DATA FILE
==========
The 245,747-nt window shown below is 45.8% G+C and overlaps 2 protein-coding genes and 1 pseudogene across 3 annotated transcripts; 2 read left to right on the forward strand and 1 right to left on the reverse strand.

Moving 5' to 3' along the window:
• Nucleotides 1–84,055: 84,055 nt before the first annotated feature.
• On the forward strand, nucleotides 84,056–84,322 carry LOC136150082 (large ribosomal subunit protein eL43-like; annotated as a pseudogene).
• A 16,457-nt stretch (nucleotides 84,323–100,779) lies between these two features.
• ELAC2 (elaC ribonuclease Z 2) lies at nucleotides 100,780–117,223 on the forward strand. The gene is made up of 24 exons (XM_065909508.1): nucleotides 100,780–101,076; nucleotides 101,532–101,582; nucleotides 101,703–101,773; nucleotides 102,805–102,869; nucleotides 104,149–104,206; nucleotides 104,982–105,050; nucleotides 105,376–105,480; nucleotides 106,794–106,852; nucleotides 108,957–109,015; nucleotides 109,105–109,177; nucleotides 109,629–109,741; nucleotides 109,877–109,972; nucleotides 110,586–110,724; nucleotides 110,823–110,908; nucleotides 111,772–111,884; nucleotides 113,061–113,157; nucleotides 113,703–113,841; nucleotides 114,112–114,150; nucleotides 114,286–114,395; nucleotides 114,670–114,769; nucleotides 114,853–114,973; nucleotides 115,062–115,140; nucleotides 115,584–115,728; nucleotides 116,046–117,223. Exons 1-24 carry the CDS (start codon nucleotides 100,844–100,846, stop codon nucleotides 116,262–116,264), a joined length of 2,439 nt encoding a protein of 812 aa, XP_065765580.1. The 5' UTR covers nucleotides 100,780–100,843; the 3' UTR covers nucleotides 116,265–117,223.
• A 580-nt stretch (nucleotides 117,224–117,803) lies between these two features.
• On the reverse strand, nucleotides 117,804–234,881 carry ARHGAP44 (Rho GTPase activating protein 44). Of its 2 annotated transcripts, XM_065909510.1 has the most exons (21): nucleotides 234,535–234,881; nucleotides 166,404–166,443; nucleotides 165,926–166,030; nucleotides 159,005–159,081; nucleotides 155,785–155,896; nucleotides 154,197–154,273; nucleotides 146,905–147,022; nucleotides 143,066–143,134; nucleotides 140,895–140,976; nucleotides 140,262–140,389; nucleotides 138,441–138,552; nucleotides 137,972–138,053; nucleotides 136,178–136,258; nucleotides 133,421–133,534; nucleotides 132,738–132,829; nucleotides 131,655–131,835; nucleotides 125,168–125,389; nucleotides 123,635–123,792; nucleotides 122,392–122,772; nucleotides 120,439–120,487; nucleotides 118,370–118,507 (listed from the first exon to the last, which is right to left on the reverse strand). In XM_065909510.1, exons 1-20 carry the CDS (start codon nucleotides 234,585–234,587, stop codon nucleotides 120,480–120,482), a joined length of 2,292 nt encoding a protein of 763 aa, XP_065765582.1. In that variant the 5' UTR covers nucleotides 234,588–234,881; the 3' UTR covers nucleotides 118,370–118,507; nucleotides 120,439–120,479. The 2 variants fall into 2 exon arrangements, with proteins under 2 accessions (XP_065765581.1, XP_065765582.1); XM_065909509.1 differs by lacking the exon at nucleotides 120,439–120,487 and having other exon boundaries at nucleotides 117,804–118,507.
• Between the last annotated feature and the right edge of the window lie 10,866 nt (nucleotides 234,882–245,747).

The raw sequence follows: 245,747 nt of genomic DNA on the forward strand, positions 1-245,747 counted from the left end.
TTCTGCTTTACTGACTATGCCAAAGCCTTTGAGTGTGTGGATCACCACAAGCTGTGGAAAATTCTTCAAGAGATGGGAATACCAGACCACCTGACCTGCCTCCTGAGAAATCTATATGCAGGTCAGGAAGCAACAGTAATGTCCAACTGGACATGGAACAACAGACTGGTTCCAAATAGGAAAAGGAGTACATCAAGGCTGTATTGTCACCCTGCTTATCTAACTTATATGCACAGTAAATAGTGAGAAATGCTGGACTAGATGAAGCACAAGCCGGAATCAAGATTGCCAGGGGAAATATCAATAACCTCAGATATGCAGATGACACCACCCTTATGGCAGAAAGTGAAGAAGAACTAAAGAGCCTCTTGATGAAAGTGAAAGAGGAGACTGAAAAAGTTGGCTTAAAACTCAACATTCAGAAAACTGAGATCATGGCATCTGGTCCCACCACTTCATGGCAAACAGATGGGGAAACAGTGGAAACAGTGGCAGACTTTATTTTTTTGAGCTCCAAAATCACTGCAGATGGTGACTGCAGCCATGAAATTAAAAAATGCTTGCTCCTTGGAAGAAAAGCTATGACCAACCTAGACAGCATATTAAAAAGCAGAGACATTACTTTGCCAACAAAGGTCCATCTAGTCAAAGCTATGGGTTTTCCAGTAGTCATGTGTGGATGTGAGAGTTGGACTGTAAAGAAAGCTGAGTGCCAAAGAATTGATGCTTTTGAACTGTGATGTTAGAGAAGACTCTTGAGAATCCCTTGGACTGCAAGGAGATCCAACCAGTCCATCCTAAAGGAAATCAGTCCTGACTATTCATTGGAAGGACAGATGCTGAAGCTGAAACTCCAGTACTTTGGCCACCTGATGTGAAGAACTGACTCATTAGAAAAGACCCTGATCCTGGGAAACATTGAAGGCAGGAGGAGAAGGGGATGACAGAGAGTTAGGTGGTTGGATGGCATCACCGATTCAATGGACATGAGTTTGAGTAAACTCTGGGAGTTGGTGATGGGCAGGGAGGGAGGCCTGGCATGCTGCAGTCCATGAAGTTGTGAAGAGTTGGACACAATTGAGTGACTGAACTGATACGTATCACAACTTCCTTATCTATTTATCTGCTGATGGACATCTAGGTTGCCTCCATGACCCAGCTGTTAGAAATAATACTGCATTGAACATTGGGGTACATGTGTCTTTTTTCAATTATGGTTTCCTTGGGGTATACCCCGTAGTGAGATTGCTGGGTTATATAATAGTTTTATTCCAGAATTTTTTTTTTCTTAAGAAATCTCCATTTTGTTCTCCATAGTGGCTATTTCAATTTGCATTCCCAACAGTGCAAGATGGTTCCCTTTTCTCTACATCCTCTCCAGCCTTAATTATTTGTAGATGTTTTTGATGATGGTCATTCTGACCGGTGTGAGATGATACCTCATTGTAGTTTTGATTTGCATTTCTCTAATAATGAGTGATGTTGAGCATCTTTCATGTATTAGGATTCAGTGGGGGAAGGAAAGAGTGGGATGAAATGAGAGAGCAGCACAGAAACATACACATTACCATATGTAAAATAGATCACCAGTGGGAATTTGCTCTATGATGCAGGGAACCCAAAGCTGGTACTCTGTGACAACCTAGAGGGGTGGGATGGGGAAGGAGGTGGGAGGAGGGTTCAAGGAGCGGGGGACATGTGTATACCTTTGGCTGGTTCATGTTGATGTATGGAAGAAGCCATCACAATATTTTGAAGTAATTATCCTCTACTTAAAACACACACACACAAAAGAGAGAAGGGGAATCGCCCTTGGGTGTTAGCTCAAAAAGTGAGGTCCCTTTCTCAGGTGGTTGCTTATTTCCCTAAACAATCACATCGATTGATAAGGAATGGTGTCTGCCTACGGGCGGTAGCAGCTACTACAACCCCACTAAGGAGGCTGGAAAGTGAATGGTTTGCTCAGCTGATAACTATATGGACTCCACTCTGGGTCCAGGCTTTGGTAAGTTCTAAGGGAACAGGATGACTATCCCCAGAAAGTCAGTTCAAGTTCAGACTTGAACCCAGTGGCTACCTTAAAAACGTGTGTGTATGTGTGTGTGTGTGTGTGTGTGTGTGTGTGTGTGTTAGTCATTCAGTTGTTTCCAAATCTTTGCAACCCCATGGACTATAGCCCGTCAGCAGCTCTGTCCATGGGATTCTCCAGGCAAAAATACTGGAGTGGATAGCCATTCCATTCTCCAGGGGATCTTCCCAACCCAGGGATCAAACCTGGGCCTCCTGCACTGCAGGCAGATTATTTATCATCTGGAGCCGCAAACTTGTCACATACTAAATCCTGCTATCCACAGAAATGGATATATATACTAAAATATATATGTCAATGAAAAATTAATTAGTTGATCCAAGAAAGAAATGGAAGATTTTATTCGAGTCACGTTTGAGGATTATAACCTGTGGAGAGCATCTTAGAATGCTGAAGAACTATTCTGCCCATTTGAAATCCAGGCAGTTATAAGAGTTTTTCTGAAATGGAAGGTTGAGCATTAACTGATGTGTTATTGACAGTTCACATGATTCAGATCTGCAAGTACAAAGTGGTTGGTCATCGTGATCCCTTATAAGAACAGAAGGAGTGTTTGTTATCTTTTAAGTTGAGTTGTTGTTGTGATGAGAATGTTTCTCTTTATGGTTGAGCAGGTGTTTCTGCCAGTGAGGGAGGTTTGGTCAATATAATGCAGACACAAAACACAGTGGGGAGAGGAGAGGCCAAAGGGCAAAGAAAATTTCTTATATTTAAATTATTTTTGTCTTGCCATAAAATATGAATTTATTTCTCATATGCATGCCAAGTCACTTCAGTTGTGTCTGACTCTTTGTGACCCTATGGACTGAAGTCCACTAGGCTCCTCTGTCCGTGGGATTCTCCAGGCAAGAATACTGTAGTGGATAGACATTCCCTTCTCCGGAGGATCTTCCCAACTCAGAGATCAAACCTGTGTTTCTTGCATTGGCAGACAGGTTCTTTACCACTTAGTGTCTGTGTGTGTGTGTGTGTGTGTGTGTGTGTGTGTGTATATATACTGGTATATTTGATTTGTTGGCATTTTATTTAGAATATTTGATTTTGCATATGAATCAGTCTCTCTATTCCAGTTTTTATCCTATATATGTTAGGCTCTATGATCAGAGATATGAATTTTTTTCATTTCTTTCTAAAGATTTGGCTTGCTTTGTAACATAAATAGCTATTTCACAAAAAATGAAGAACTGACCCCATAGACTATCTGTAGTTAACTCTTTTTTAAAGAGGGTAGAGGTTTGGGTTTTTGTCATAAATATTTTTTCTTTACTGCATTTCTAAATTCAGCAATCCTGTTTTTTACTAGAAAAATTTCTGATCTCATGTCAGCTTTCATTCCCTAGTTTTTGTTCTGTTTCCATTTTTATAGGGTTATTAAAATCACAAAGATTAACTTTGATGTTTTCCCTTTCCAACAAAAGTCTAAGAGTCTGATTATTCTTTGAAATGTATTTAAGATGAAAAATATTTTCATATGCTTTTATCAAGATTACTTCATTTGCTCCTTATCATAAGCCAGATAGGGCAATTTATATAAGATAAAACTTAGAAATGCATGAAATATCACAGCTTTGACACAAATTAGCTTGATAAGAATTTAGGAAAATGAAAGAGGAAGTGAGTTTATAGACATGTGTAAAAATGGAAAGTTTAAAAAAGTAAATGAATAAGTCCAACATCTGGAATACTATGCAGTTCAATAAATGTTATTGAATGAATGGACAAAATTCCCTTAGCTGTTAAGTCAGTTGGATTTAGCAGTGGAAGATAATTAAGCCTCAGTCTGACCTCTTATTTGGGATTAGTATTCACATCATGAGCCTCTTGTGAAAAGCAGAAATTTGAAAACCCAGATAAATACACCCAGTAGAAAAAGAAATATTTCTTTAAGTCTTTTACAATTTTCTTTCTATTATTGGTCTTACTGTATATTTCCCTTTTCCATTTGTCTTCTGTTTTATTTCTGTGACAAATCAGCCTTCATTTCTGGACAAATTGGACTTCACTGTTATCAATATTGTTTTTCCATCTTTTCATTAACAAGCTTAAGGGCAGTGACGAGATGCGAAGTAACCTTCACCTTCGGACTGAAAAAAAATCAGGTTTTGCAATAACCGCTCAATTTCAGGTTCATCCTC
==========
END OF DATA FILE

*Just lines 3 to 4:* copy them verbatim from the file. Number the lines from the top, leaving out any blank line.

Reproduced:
• Nucleotides 1–84,055: 84,055 nt before the first annotated feature.
• On the forward strand, nucleotides 84,056–84,322 carry LOC136150082 (large ribosomal subunit protein eL43-like; annotated as a pseudogene).